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19 November 2019

Vue Storefront theme inheritance

I'm slowly diving into the world of Vue Storefront - having given quite a few developer trainings on the topic already and also preparing myself for a few projects (and extensions). One of the key things that people still find lacking is theme inheritance - the ability to extend a child theme from a parent theme. And while one of the VSF core developers hinted that extending the Webpack configuration with a plugin like NormalModuleReplacementPlugin should be possible, nobody seemed to come up with the solution yet. So here it is: Theme inheritance for Vue Storefront.

TL;DR

Bottom-line is this Webpack configuration that you can add to your own webpack.config.js file in your own theme folder (for example src/themes/yireo):


const webpack = require("webpack");
const path = require("path");
const fs = require("fs");
const PARENT_THEME = 'default'
module.exports = function (config) {
  config.default.plugins.push(
    new webpack.NormalModuleReplacementPlugin(/(\.*)/, resource => {
      let match = resource.request.match(/^theme\/(.*)/);
      if (match) {
        if (!fs.existsSync(path.resolve(__dirname, match[1]))) {
          resource.request = resource.request.replace(
            /^theme\//,
            'src/themes/' + PARENT_THEME + '/'
          );
        }
      }
    })
  );
  return config;
};

The Webpack configuration is extended by using the NormalModuleReplacementPlugin plugin, which takes a resource that needs to be resolved by Webpack (resolving means: finding the file in your project to serve to the Webpack bundler) and then translates it into the relevant file: The fs.existsSync() call detects whether the current file is found in the current child theme. And if not, it falls back to the parent theme identified by PARENT_THEME.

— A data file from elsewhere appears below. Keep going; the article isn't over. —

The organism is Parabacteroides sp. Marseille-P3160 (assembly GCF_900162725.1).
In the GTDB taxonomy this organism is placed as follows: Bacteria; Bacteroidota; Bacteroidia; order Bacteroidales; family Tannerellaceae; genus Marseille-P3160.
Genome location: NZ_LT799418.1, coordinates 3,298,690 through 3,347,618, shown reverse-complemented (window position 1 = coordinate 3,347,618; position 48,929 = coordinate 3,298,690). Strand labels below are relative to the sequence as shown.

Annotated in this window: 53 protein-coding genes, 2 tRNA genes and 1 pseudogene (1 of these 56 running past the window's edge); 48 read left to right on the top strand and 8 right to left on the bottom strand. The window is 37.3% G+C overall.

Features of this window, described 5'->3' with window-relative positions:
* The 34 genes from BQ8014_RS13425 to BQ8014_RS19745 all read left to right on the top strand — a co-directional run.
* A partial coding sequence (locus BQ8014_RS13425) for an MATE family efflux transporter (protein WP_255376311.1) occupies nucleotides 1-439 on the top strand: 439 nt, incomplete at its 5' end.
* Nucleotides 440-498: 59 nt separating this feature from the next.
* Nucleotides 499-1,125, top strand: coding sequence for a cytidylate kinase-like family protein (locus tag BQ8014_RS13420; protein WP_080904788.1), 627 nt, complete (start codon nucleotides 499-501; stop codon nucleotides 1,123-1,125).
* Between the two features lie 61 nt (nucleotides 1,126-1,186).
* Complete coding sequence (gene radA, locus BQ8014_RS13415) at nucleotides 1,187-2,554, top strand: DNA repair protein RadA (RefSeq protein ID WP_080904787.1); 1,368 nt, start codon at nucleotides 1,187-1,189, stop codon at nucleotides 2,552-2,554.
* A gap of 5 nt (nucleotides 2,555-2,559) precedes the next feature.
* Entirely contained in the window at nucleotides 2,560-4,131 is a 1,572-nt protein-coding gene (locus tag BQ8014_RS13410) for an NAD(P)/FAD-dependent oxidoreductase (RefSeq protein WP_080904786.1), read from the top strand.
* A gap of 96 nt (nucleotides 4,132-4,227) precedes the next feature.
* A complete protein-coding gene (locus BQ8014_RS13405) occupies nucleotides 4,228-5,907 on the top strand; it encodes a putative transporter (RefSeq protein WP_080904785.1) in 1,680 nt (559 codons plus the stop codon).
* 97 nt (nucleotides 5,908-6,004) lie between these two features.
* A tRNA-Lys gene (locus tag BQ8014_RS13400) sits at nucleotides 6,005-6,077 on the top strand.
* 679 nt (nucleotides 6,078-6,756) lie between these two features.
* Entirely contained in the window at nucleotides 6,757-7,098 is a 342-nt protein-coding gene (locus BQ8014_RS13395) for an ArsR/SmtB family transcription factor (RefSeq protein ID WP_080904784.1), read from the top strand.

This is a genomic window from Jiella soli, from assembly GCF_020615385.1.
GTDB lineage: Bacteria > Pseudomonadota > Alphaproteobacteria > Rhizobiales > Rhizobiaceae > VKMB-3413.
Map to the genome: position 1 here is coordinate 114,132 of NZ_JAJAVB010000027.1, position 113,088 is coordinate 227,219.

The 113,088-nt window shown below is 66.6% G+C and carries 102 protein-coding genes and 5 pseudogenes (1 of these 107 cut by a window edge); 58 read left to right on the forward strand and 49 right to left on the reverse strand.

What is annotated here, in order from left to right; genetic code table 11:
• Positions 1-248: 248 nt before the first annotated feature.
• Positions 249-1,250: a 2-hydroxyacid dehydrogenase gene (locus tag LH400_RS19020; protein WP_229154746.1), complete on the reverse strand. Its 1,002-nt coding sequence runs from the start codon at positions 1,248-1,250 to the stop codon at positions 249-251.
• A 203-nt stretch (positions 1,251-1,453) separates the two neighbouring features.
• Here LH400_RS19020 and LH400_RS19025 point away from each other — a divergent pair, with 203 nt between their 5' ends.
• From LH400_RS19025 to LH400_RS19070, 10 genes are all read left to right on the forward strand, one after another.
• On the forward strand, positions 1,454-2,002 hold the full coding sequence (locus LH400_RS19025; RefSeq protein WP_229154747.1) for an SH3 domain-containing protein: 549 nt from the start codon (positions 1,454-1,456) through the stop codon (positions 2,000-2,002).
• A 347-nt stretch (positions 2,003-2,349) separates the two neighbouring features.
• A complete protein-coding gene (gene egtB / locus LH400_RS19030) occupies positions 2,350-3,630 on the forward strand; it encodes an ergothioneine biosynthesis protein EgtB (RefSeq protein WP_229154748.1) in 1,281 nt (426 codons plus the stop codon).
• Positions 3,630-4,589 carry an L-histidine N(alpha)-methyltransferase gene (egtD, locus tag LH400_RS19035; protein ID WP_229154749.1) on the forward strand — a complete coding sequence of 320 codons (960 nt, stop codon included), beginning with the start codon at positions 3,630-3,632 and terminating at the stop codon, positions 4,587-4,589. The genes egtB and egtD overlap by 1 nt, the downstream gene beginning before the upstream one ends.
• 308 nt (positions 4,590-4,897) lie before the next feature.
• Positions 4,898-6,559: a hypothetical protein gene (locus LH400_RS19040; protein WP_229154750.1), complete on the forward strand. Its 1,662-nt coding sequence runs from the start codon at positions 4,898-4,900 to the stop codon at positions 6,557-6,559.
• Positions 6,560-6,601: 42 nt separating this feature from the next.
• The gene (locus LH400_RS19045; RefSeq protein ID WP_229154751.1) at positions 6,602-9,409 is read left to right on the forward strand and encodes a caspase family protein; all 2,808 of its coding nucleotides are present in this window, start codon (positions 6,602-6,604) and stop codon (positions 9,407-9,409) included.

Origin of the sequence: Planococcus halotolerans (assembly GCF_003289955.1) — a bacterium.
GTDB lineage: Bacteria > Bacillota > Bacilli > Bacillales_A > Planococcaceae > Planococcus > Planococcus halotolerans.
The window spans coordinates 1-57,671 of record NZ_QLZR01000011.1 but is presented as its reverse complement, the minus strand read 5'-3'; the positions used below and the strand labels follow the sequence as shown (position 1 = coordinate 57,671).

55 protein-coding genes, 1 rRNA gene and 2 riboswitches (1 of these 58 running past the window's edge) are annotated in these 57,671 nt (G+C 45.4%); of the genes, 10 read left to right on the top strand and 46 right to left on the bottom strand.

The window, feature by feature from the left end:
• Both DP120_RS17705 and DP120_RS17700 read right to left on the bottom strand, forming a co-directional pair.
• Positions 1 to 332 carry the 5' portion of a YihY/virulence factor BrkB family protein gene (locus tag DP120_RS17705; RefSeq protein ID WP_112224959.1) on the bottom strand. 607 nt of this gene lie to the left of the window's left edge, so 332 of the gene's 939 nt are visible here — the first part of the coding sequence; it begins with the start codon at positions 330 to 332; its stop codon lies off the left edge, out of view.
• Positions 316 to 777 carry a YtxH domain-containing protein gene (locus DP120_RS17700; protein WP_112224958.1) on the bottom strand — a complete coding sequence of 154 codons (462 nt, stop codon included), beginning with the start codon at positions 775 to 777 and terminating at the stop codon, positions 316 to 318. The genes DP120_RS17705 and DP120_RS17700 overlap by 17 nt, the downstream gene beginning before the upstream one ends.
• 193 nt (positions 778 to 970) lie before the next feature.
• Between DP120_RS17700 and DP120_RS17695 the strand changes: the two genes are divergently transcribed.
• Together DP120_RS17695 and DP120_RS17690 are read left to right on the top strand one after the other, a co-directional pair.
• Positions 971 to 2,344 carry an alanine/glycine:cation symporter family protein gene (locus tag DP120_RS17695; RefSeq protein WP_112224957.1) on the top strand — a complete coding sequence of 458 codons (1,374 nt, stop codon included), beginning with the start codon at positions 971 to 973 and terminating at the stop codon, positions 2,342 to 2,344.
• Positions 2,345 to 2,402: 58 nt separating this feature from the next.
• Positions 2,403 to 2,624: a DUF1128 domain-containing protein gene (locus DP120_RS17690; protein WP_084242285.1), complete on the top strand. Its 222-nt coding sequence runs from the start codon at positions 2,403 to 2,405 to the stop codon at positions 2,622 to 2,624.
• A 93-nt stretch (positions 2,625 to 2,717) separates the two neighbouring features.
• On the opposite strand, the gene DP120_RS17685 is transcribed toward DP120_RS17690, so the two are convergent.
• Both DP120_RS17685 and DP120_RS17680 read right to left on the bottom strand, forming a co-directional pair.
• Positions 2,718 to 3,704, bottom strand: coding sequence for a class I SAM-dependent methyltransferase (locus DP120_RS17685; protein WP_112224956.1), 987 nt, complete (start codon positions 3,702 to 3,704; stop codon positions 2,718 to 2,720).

What works, what does not

As a proof of concept I've been overriding the homepage (pages/Home.vue) by simply copying the file from the original default theme (src/themes/default/pages/Home.vue) to my own theme. This works nicely. Other files should be imported using the prefix theme/ which dynamically resolves into the current theme. However, once a file would be included using an absolute or relative path (../components for example), the trick no longer works: You will need to copy more files than you want.

While the theme inheritance works nicely for components (*.vue) and few other files (*.js), it does not work for everything. By testing things step-by-step, I found the following files to be still needed within your theme folder src/themes/xyz:

  • Assets (static files like images, JSON-files, fonts and more) contained in the folder assets. All of these files seem to be picked up by absolute paths.
  • CSS / SCSS in the css folder.
  • Language files in the resources/i18n folder.
  • The main index.js file of your theme.

Step-by-step guide

So let's go through this step-by-step. Create a new folder src/themes/yireo (because obviously any theme that you are going to create is going to be named after me, as a thank-you-note).

Next, copy the assets and css files to it. Practically, there is a lot to change in this little step. You could keep the css/main.scss file and throw away the rest. And likewise, assets are only needed if you refer to them. But that's a bit out of scope for this blog.

Next, create the webpack.config.js file with the code mentioned above. The only thing left to do is to generate your own index.js file. Or, theoretically, if you don't want to make any changes in that file, you could also simply just add the following and be done with it:


export { themeEntry, initTheme } from "../default/index";

Last but not least, point the theme variable in your config/local.json file to the new theme yireo. Restart your Node process (yarn dev) and you should be good to go.

Written on 19 November 2019 by Jisse Reitsma

About the author

Jisse Reitsma is the founder of Yireo, extension developer, developer trainer and two times Magento Master. His passion is for technology and open source. And he loves talking as well.

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